Roman Republic (Imperatorial Period)

Sextus Pompey, General 42 BC

Crawford 511/1; HCRI 332; Sydenham 1346A corr.; Bahrfeldt 87.1 corr.; Calicó 71, Superb Extremely Fine

Sicilian mint. Bare head of Sextus Pompey right; all within oak wreath / Bare heads of Pompey the Great right and Cnaeus Pompey Junior left, confronted; lituus to left, tripod to right.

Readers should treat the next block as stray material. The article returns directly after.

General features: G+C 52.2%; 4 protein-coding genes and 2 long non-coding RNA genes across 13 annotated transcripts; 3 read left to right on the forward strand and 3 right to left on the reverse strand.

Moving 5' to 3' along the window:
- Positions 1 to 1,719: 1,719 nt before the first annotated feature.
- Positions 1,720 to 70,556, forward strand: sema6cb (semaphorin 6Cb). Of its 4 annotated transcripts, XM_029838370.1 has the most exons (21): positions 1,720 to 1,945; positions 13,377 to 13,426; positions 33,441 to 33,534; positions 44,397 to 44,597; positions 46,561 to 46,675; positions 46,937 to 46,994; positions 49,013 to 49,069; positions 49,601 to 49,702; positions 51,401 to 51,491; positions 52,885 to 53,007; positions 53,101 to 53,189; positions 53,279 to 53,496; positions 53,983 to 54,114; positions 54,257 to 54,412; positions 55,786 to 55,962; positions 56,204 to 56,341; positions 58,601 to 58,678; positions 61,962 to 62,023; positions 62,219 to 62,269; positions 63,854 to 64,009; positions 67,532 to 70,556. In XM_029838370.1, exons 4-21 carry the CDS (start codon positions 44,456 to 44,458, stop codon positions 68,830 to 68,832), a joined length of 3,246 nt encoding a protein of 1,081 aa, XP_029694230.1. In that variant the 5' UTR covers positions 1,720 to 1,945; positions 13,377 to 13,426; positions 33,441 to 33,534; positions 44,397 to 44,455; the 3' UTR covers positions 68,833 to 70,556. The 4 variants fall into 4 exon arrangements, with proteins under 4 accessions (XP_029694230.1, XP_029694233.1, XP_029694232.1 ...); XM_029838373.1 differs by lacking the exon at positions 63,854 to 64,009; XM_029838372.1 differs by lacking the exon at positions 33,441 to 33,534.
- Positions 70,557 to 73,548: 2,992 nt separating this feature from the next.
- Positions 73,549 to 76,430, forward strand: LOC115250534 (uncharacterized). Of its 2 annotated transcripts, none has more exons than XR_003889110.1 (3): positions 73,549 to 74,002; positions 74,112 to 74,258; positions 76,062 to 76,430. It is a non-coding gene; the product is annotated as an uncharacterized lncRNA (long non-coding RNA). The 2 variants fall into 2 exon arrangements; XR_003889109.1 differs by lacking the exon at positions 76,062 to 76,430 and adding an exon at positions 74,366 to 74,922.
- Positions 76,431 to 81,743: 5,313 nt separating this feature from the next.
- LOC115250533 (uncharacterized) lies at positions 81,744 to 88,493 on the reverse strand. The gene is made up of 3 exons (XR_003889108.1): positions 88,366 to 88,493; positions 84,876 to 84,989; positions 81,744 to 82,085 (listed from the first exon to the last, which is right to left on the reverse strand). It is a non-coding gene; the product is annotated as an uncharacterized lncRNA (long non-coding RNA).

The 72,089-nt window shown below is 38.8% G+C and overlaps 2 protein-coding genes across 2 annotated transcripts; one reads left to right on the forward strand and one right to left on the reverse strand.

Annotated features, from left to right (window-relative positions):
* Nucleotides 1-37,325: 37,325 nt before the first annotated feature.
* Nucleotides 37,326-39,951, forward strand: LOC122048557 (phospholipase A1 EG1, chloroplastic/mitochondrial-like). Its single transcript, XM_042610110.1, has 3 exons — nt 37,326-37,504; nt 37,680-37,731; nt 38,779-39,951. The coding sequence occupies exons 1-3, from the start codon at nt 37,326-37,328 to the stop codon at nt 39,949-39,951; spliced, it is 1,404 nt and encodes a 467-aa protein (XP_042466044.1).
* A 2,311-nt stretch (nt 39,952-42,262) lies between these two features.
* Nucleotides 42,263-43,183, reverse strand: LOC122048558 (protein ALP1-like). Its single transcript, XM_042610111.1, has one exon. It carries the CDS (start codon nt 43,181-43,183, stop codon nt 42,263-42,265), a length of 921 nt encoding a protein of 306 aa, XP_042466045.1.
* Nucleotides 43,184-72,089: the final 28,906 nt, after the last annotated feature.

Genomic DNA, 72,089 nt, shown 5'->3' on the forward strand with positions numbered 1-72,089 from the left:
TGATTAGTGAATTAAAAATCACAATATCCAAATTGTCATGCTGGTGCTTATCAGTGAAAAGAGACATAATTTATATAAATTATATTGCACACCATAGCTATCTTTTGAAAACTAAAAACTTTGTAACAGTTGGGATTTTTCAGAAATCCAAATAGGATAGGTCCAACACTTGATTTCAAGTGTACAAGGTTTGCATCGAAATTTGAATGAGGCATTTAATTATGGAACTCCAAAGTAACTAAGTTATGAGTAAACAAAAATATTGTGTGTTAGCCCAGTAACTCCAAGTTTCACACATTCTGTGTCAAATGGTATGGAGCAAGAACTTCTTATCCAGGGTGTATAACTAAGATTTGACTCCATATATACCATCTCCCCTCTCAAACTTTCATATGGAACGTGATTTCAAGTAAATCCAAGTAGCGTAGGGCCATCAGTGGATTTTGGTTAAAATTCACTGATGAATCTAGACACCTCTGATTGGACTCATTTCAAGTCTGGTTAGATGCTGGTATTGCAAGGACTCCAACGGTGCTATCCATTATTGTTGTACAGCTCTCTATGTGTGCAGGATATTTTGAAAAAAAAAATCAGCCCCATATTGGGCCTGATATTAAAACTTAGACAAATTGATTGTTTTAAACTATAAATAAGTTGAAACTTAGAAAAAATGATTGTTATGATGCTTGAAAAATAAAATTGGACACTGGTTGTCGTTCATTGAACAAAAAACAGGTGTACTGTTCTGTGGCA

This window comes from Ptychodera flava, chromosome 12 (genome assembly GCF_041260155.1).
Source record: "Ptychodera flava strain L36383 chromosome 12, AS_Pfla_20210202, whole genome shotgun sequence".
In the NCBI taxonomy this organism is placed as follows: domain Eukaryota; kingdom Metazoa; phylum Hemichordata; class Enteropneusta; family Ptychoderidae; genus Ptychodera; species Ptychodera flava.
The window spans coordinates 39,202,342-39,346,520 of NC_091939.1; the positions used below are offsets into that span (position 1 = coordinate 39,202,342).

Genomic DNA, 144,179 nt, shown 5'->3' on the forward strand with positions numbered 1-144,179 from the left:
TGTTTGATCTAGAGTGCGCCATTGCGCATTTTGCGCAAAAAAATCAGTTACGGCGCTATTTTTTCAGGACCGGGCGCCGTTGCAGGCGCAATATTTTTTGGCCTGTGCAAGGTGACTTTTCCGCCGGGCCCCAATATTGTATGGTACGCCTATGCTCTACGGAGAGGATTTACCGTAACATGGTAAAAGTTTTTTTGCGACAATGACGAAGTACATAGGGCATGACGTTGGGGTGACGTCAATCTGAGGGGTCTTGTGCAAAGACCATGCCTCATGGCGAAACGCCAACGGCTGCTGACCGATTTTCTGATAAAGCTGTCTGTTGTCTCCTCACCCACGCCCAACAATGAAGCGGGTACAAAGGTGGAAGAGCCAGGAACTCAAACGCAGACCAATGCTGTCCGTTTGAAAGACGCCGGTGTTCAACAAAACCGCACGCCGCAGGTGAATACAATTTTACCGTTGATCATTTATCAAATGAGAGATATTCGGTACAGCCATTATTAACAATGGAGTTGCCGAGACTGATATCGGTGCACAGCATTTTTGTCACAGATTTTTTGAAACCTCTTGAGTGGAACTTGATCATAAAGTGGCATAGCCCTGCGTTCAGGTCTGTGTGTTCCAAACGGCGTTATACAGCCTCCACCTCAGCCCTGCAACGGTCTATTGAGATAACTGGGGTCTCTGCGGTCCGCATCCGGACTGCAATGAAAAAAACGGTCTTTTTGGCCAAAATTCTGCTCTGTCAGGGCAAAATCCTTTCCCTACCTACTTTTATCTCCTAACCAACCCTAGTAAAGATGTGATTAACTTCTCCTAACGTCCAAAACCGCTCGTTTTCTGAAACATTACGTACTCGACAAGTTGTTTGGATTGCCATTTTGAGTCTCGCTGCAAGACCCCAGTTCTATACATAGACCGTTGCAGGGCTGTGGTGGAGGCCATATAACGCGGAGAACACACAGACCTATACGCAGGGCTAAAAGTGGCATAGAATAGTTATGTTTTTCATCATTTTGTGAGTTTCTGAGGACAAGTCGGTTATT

Although Pompey the Great had been ignominiously killed in Egypt in 48 BC and his adherents were crushed at the end of Caesar’s civil war (49-45 BC) the ghost of his opposition to Julius Caesar and his heirs lived on in the person of Pompey’s son, Sextus. Whereas his brother had been captured and executed following Caesar’s victory at the battle of Munda (45 BC), Sextus Pompeus escaped to Sicily where he built up a formidable naval and military force. After Caesar’s assassination, he wielded it to challenge Octavian in Sicily, Sardinia, and southern Italy. Sextus Pompeius defeated the fleet of Octavian at the battle of Messina in 37 BC, but had little time to savor the victory. In the following year, he was crushed by Octavian’s skilled naval commander, M. Vipsanius Agraippa and an invasion of Sicily mounted by Octavian’s fellow triumvir, M. Aemilius Lepidus. Sextus Pompeius fled to Asia Minor but was captured at Miletus and executed in 35 BC. While he lived Pompeius had been a great thorn in the side of Octavian, but in the true manner of a tyrant, Octavian (as Augustus) would later describe him in the Res Gestae as a mere pirate.